My SIL works at the big hospital in Michigan. She's working from home today. :-D The hospital has been under great financial stress due to the cancellation of non-essential surgeries. She told me if she went into work, you have to pee in a Porta-Potty!

While here in Houston we are sadly accustomed to people losing their lives, homes and businesses due to flooding, this is still a terrible thing. Of course the Dotard has inserted himself into this, first threatening Michigan over mail in voting, then claiming HIS government is coming to the rescue.
I love the poorly educated!!!

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Re: Dams break in Michigan

#14

Post by TexasFilly »

Also rarely noted nationally, the Great Lakes are at record high levels and have been for a couple of years. Add in some unusually warm winters (climate change anyone) where the ice berms that usually form on Lake Michigan haven't materialized, and you see video of people's lakefront homes falling into the Lake.
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Re: Dams break in Michigan

#15

Post by Volkonski »

Dow moves to shut down Midland operations amid historic flooding

https://www.detroitnews.com/story/busin ... 227509002/
Dow Inc., the multinational chemicals giant headquartered in Midland, said it is temporarily shutting down its Dow Michigan Operations site amid historic flooding that prompted thousands of residents to evacuate the area Tuesday night.

"Dow has activated its local emergency operations center and is implementing its flood preparedness plan which includes the safe shutdown of operating units on site," the company said in a statement posted on Facebook early Wednesday. "Only essential Dow staff needed to monitor the situation and manage any issues as a result of the flooding remain on site. We will continue to engage with our site tenants and Midland County officials and take immediate action to ensure the safety and security of our employees, community and the environment."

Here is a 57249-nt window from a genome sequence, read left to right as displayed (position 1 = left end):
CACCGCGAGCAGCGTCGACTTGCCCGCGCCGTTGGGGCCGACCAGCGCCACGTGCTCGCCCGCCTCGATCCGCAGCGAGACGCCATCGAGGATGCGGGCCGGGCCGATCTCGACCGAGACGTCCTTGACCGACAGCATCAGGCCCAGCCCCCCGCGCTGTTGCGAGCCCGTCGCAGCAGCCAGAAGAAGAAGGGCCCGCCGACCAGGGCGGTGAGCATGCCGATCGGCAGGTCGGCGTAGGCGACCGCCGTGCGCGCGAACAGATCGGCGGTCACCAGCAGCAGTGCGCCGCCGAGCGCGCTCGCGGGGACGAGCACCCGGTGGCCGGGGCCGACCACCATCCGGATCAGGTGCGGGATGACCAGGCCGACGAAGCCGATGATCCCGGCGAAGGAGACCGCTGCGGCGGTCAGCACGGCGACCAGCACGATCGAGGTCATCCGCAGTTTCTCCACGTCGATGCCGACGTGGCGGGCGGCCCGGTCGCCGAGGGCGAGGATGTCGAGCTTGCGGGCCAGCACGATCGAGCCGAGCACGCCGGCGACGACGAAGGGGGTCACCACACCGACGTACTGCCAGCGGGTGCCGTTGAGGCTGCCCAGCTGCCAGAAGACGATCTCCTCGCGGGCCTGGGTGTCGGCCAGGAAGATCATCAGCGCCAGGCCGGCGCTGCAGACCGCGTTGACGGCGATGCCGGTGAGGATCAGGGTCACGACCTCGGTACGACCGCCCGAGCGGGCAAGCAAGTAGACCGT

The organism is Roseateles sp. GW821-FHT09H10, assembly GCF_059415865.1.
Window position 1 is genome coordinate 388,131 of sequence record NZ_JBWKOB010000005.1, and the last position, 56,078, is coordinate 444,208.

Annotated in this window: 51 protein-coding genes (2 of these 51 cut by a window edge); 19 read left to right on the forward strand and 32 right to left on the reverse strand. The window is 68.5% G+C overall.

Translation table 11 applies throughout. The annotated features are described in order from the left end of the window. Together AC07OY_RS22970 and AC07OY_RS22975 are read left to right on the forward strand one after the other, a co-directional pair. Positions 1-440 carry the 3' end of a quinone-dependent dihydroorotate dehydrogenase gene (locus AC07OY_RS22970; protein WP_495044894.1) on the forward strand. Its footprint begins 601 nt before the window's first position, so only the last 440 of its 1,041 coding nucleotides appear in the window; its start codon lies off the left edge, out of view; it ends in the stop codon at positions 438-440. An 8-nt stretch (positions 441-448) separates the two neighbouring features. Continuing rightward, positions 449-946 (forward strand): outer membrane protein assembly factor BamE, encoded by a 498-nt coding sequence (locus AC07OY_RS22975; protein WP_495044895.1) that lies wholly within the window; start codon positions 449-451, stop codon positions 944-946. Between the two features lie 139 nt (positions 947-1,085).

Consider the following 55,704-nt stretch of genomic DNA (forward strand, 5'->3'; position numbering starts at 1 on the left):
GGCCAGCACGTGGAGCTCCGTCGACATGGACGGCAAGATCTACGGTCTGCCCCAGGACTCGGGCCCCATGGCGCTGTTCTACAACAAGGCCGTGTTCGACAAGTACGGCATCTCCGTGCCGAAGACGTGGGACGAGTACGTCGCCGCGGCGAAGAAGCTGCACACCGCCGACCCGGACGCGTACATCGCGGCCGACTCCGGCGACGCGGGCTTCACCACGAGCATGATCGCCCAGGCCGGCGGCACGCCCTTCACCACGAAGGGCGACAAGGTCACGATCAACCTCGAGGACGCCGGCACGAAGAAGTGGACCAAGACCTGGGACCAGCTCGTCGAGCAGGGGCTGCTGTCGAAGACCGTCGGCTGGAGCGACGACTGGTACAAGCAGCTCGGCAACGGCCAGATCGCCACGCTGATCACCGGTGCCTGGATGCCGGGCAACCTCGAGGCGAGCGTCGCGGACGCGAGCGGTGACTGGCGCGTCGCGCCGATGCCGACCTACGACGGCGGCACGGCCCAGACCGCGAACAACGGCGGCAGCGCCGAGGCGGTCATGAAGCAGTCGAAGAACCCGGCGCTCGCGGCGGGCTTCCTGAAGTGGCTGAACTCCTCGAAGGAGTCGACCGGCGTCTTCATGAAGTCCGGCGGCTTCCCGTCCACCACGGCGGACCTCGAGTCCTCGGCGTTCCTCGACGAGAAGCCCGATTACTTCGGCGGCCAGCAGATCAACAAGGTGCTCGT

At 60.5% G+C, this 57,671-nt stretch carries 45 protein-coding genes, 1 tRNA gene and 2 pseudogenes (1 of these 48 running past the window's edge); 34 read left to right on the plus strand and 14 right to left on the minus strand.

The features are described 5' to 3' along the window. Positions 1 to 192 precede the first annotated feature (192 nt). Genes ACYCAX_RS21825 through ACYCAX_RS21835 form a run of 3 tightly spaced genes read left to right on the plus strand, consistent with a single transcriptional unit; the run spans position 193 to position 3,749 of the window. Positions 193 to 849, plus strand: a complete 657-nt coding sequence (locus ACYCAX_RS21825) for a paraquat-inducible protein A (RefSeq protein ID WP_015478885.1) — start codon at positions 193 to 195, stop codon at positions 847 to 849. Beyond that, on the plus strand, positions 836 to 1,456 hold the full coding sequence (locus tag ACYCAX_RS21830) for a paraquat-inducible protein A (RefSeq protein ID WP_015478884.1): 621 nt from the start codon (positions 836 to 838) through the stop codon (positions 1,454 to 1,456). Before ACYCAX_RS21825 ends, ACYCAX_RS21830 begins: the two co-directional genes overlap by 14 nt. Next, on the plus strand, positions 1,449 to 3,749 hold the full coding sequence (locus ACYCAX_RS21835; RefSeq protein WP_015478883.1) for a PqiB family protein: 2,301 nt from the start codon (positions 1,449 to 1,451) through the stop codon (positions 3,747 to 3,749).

:snippity:

Dow has been headquartered in Michigan since its inception in 1897. Its Michigan Operations encompass a 1,900-acre advanced manufacturing site where some 3,000 people work to support 26 advanced manufacturing plants, according to the company. The site also is home to a research and development campus.

There, the company makes everything from automotive materials to insecticides to polymers for food and liquid packaging materials, according to its website. Dow has numerous other facilities in Midland, as well, including a corporate center that sits on 150 acres.
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Re: Dams break in Michigan

#16

Post by Volkonski »

Image“If everyone fought for their own convictions there would be no war.”
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Re: Dams break in Michigan

#17

Post by Chilidog »

TexasFilly wrote:
Wed May 20, 2020 12:38 pm
A "purchase agreement" is not actually a sale. Boyce Hydro still owned these dams (and presumably were profiting from the hydroelectric power). Boyce claims litigation with the Department of Environmental Quality (DEQ) prevented them from making improvements.

This was the plan as of 2018
The Boyce Trust, current owner of the assets, and the FLTF have entered into a Letter of Agreement to execute a purchase contract to transfer all lake assets. The contract will be signed by June 2019, and a closing in January 2020, contingent upon a Circuit Court order to establish normal legal lake levels. The contract includes a phased transition that moves all deeds and titles into escrow and transfers all Lakes Assets ownership in full in 2022 and transfers complete ownership and operations to the FLTF by June 2024.
:snippity:

An implementation plan and tentative schedule are provided below:
Circuit Court Hearing May 2019
Final Agreement with Boyce June 2019
Interim Financing December 2019
Closing January 2020
Acquisition (Deeds and Titles in Escrow) January 2020
Preliminary Engineering July 2020
Permitting November 2020
Bidding December 2020
Computation of Cost December 2020
Special Assessment Hearing December 2020
Financing January 2021
Acquisition (all Lake Assets in full) January 2022
Construction completed December 2023